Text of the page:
Capital budgeting is the process where a business decides if a long-term investment is worth pursuing based on its long-term benefits. These types of capital investments could be in vehicles, buildings, tools, or technological improvements.
Usually, businesses will look at the lifetime cash flows (both in and out) that will be associated with the investments to determine if the returns make sense. For instance, when purchasing a new truck for your business, you may also have to hire a technician to drive it and to go to job sites in it.
The cost of many larger capital investments can be spread out over time through financing. However, for some investments there will be a larger investment up front, but then benefits that continue indefinitely.
Capital budgeting decisions can become a key factor in the long-term profitability of a company. Therefore, owners and managers need to compare the benefits and costs of the various capital investments they can make in their companies. There are many techniques companies can use to determine the long-term value of an investment.
I won’t go into them in too much detail here, but I will list and link to places to learn more:
Most of the methods take into account the incremental cash flows or cash savings from the potential investment or project. Using these methods can help you determine if investing in new vehicles, new equipment, new warehouses, or new technology will be a wise investment.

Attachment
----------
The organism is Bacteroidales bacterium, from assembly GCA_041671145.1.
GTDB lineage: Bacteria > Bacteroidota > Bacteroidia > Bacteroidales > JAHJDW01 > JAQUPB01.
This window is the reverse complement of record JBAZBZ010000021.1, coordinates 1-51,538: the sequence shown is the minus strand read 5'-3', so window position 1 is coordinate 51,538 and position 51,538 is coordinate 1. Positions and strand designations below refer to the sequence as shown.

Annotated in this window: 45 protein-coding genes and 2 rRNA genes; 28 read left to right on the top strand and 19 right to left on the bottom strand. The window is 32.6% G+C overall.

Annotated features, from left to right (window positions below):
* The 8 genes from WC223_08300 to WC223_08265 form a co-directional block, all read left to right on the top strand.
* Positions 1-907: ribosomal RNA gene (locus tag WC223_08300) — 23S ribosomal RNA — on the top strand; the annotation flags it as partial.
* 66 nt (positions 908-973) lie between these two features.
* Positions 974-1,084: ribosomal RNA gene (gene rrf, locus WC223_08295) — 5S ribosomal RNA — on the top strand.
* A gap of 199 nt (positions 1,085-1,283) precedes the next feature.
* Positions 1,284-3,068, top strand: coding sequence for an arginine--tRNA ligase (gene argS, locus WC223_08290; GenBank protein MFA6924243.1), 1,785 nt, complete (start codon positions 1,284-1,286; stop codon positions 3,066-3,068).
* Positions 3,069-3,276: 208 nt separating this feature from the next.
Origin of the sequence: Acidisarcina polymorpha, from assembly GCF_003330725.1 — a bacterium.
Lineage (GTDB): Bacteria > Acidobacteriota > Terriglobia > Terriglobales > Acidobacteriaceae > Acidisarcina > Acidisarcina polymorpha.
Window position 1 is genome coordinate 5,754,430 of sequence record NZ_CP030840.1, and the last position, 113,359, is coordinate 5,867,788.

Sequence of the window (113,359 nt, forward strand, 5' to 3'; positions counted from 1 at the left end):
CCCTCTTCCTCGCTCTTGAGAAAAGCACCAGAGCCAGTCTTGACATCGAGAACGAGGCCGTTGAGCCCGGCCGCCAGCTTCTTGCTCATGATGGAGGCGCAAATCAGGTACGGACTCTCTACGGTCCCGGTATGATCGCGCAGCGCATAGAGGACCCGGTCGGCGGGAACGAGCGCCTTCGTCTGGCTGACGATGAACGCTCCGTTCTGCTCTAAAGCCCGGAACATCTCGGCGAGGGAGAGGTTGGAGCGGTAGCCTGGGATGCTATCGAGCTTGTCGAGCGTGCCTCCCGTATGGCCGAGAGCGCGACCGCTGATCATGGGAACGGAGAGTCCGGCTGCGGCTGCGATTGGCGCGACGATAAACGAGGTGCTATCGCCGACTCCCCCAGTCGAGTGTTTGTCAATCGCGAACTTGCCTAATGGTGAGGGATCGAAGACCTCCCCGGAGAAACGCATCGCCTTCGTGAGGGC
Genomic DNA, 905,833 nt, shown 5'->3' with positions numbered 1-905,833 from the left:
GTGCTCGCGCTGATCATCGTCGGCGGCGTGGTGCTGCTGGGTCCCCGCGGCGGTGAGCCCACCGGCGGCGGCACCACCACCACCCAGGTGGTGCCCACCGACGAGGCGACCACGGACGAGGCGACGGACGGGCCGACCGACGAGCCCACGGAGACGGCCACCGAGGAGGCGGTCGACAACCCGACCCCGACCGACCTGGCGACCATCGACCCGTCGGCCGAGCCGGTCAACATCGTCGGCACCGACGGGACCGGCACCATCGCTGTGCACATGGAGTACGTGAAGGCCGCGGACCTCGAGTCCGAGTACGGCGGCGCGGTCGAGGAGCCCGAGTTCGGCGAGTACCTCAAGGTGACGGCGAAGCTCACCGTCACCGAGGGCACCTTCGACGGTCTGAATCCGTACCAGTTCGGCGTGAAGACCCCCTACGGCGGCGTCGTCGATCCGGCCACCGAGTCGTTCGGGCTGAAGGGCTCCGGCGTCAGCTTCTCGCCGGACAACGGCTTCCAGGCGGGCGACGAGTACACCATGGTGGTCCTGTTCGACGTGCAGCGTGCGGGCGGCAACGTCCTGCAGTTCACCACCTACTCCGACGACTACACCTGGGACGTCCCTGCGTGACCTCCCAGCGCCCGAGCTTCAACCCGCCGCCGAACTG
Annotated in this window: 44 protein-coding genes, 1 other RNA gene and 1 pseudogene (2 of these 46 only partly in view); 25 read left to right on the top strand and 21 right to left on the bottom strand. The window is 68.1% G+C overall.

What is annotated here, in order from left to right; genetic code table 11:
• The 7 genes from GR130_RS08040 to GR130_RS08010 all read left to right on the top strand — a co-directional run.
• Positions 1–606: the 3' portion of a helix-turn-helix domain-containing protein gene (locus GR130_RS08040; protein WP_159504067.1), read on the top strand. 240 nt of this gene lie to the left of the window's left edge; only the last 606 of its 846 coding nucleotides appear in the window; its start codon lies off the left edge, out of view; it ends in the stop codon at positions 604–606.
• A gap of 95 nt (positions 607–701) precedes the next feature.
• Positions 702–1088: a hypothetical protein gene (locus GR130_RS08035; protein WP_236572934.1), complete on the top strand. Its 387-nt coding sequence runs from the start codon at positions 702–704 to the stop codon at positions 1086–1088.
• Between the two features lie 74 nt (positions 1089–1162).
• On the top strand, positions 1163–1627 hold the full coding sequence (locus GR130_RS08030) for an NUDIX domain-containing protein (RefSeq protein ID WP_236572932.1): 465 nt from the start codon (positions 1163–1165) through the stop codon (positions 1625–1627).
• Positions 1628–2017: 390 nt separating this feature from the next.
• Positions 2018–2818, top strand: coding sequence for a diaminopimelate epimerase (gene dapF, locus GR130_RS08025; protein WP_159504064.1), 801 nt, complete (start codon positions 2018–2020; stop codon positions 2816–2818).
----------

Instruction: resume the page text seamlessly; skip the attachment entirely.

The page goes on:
Factors to Consider
The most important factors to consider are the total costs that will be present, including purchase price, maintenance costs, operational costs, etc. Vehicles for your service company, for instance, are good investments, but there is also the cost of running another vehicle (including maintenance, fuel, and manpower) to consider.
The process you use to budget for your equipment or technology improvements will vary based on what you are thinking of purchasing or accomplishing. However, one of the most important parts of budgeting is determining what you need and how it will help you.
Determine what the capital improvement project will accomplish or what time-consuming task it will replace. Look at the opportunity costs that not having the equipment or technology is costing both in the short and long-term. Then look at the cost of doing nothing both in the short and long-term compared to the total cost of the investment.
Finally, remind yourself why you were considering this capital investment in the first place. What are you trying to accomplish? What pain do you expect it to ease? With the costs and benefits in mind, estimate what kind of return on investment you can expect. Are you assumptions realistic? Will the benefits outweigh the costs by enough?
Thinking through all the costs and benefits of any capital improvement project will let you make the smartest decision for your company. Sometimes inaction is more expensive in the long-term than the investment in the new equipment you’re considering. Keep that cost in mind too when doing capital budgeting.
How do you go about deciding what investments are right for your company?